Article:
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This Election Has Hillary Clinton & Donald Trump Supporters Unfriending Each Other On Facebook

This Election Has Hillary Clinton & Donald Trump Supporters Unfriending Each Other On Facebook

The real showdown of the 2016 presidential election has been happening online.

In the months leading up to America’s big day at the polls on Tuesday, political arguments have been raging on Facebook. And they often result in the unkindest cut of all — unfriending on Facebook. The biggest social network on the planet has said that the 2016 presidential election alone has generated over 5.3 billion posts, likes, comments and shares, with nearly 110 million Americans participating in the online debate between January and October this year. The most talked about topic worldwide on Facebook in 2016 via words and hashtags was the U.S. presidential election. But it left out one key metric: FacebookFB, +1.28% didn’t say how many people have been unfriended. (A spokesman for Facebook said it did not have data on unfriending.)

‘One little click to unfriend someone can give you so much satisfaction before you even step inside the ballot box.’

Christopher Shea, a New York-based clinical social worker

And Facebook users can be annoying. “One little click to unfriend someone can give you so much satisfaction before you even step inside the ballot box,” says Christopher Shea, a New York City-based clinical social worker. “It gives you an opportunity to exercise your conviction.” Some 7% of voters report they either lost or ended a friendship because of this year’s presidential race, according to a recent poll of 700 voters with social media accounts carried out by Monmouth University in New Jersey. Democrats are more likely to hit the ‘unfriend’ button: 9% of supporters of the Democratic nominee Hillary Clinton have done it versus 6% of her Republican rival Donald Trump’s backers, and 3% of other voters. This is not unusual for election season: 7% of voters say they have lost friendships over political campaigns in the past, but more than two-thirds of voters say that this year’s presidential race has brought out the worst in people and most disapprove of the campaign’s harsh rhetoric.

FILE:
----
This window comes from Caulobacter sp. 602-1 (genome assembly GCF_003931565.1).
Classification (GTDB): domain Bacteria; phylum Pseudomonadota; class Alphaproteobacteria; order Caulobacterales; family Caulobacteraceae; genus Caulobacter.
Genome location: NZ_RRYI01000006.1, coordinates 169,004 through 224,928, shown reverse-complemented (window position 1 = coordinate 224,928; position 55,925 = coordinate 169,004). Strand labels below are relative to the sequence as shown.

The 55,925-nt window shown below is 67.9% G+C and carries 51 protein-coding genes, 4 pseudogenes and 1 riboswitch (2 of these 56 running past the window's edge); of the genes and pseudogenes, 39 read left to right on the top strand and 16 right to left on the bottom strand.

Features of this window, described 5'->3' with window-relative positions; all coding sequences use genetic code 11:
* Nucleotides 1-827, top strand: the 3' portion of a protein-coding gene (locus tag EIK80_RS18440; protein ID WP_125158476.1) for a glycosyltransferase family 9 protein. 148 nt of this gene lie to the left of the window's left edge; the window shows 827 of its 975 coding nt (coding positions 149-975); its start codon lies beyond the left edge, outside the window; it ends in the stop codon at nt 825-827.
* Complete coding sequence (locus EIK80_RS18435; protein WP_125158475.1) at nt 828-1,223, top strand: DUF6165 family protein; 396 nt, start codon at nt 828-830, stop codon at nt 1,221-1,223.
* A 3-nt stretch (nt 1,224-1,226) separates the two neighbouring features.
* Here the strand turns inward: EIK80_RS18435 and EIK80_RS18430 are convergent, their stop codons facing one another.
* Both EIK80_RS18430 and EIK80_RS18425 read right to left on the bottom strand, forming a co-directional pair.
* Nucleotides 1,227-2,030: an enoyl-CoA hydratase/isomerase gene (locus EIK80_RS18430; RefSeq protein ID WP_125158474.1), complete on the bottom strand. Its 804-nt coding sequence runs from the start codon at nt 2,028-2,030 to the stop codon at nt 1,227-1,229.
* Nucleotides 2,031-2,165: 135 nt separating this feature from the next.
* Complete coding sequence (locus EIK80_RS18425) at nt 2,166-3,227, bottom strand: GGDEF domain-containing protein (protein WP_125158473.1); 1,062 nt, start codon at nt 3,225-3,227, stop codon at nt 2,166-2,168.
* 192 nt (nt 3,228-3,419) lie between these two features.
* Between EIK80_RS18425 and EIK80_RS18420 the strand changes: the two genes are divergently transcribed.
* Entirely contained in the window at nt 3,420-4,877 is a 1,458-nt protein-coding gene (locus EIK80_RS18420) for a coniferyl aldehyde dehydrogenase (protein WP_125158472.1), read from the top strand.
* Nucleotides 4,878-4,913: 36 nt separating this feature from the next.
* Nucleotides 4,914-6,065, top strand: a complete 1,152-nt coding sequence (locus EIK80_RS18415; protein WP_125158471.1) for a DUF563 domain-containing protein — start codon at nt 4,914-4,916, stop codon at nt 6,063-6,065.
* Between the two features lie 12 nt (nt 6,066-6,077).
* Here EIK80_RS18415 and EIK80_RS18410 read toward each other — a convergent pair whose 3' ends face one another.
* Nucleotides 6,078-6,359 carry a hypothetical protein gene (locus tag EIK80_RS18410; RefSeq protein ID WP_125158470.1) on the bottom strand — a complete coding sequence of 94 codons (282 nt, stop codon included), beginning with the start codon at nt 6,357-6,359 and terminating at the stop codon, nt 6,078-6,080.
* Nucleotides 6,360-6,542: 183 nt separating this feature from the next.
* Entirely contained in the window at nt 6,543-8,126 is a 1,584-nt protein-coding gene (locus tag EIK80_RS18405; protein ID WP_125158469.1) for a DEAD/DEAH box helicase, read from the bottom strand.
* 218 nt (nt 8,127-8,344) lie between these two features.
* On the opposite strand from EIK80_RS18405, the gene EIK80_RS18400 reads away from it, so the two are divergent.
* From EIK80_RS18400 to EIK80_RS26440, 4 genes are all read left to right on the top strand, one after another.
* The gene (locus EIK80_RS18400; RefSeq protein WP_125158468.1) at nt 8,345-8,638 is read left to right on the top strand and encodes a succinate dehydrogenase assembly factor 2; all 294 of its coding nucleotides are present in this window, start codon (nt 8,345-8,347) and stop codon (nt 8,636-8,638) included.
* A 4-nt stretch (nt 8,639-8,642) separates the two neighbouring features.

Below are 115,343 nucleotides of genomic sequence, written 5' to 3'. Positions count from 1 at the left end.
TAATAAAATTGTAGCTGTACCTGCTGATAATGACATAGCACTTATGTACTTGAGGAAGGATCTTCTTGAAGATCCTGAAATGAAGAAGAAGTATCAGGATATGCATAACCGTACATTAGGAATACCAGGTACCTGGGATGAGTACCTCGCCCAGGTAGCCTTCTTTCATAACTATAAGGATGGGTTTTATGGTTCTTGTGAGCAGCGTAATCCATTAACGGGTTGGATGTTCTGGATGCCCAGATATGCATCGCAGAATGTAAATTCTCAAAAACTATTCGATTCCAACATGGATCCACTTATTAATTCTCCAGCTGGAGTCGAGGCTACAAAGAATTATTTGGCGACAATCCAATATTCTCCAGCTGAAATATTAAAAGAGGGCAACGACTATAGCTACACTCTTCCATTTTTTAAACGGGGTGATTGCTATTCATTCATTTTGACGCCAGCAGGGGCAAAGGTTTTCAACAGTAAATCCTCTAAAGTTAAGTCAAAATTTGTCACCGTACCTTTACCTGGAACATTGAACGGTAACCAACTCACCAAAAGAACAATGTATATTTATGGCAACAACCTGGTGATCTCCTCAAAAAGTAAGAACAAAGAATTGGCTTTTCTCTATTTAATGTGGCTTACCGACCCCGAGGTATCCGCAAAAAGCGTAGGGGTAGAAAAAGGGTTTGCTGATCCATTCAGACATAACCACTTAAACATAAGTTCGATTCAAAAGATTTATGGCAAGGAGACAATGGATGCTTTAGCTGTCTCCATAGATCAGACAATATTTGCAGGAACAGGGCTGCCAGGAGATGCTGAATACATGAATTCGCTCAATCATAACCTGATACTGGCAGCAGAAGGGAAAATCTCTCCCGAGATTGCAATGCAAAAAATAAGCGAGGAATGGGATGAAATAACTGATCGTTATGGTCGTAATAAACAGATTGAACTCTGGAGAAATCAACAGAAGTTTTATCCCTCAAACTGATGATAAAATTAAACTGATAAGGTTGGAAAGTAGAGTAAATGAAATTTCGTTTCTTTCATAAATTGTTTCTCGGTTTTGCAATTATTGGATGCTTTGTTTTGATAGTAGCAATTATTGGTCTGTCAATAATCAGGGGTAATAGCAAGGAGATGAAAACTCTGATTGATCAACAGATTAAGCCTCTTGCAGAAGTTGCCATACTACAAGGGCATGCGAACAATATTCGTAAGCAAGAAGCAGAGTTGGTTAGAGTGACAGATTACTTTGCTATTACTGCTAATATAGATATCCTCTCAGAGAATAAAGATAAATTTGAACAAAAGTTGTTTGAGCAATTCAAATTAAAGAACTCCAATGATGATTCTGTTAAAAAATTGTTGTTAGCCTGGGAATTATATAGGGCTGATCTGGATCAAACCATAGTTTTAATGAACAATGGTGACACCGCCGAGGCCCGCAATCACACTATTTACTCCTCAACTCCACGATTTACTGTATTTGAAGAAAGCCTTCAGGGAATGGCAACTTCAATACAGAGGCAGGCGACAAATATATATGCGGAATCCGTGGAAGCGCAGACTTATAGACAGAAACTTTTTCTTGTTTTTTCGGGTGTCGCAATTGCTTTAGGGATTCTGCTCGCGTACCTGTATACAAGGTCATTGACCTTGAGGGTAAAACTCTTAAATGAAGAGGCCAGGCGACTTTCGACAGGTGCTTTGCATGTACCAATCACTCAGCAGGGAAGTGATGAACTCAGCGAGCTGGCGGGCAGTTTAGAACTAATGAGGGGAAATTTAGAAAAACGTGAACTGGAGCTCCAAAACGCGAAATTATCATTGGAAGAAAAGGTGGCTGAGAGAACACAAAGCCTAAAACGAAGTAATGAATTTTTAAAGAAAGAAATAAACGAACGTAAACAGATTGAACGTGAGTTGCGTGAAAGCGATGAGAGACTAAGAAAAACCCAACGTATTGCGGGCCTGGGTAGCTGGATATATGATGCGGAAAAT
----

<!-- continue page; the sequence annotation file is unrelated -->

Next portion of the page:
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The 2016 election season has certainly been more brutal and divisive than most in living memory with allegations of corruption and sexual assault dominating the news cycle even more than economic and policy issues, experts say. “It’s probably the most polarizing election that I can recall and it just keeps getting worse, and that bleeds out into our social relationships,” says Susan Krauss Whitbourne, a professor of psychology at the University of Massachusetts Amherst. She recommends people unfollow friends and relatives (where you hide a person’s news feed) before unfriending, especially if they’re your in-laws. “But when there’s no redeeming features left in that relationship and you feel it’s bad for your own mental health and getting you down,” she says. “That’s when you know it’s done.”

It’s not just a U.S. phenomenon. Facebook unfriending is a way of making a big statement across the world. “Politically motivated unfriending is a new kind of political gesture,” according to “I Don’t Like You Anymore,” a study published in the December 2015 Journal of Communication; two researchers from Tel Aviv University and Hebrew University of Jerusalem polled more than 1,000 Jewish-Israeli Facebook users. Some 16% of users unfriended or unfollowed a Facebook friend during the Israeli-Gaza conflict in 2014. “Unfriending was more prevalent among more ideologically extreme and more politically active Facebook users,” the study found. “Weak ties were most likely to be broken, and respondents mostly unfriended people because they took offense at what they had posted or disagreed with it.”

 

See More- Source:  Market Watch

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